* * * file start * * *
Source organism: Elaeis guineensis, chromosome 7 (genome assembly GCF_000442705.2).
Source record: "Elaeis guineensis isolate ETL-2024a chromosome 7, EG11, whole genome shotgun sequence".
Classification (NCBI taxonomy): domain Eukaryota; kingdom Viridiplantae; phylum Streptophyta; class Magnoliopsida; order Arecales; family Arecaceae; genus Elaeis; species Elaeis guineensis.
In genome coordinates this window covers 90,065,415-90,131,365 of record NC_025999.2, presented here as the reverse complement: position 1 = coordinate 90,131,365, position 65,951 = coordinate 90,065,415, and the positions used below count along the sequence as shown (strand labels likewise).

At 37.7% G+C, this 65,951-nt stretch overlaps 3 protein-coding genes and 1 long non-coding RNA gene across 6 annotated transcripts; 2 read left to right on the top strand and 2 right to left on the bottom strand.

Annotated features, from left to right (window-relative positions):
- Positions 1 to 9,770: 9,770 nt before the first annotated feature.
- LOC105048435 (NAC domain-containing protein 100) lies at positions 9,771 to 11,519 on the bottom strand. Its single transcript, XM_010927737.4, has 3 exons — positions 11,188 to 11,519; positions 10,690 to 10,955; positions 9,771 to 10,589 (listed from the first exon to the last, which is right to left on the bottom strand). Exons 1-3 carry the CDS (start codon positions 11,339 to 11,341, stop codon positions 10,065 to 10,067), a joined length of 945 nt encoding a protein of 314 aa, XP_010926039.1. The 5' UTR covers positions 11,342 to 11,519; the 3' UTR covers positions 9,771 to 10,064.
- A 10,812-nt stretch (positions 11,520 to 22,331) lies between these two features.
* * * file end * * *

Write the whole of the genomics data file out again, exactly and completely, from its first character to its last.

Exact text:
Source organism: Elaeis guineensis, chromosome 7 (genome assembly GCF_000442705.2).
Source record: "Elaeis guineensis isolate ETL-2024a chromosome 7, EG11, whole genome shotgun sequence".
Classification (NCBI taxonomy): domain Eukaryota; kingdom Viridiplantae; phylum Streptophyta; class Magnoliopsida; order Arecales; family Arecaceae; genus Elaeis; species Elaeis guineensis.
In genome coordinates this window covers 90,065,415-90,131,365 of record NC_025999.2, presented here as the reverse complement: position 1 = coordinate 90,131,365, position 65,951 = coordinate 90,065,415, and the positions used below count along the sequence as shown (strand labels likewise).

At 37.7% G+C, this 65,951-nt stretch overlaps 3 protein-coding genes and 1 long non-coding RNA gene across 6 annotated transcripts; 2 read left to right on the top strand and 2 right to left on the bottom strand.

Annotated features, from left to right (window-relative positions):
- Positions 1 to 9,770: 9,770 nt before the first annotated feature.
- LOC105048435 (NAC domain-containing protein 100) lies at positions 9,771 to 11,519 on the bottom strand. Its single transcript, XM_010927737.4, has 3 exons — positions 11,188 to 11,519; positions 10,690 to 10,955; positions 9,771 to 10,589 (listed from the first exon to the last, which is right to left on the bottom strand). Exons 1-3 carry the CDS (start codon positions 11,339 to 11,341, stop codon positions 10,065 to 10,067), a joined length of 945 nt encoding a protein of 314 aa, XP_010926039.1. The 5' UTR covers positions 11,342 to 11,519; the 3' UTR covers positions 9,771 to 10,064.
- A 10,812-nt stretch (positions 11,520 to 22,331) lies between these two features.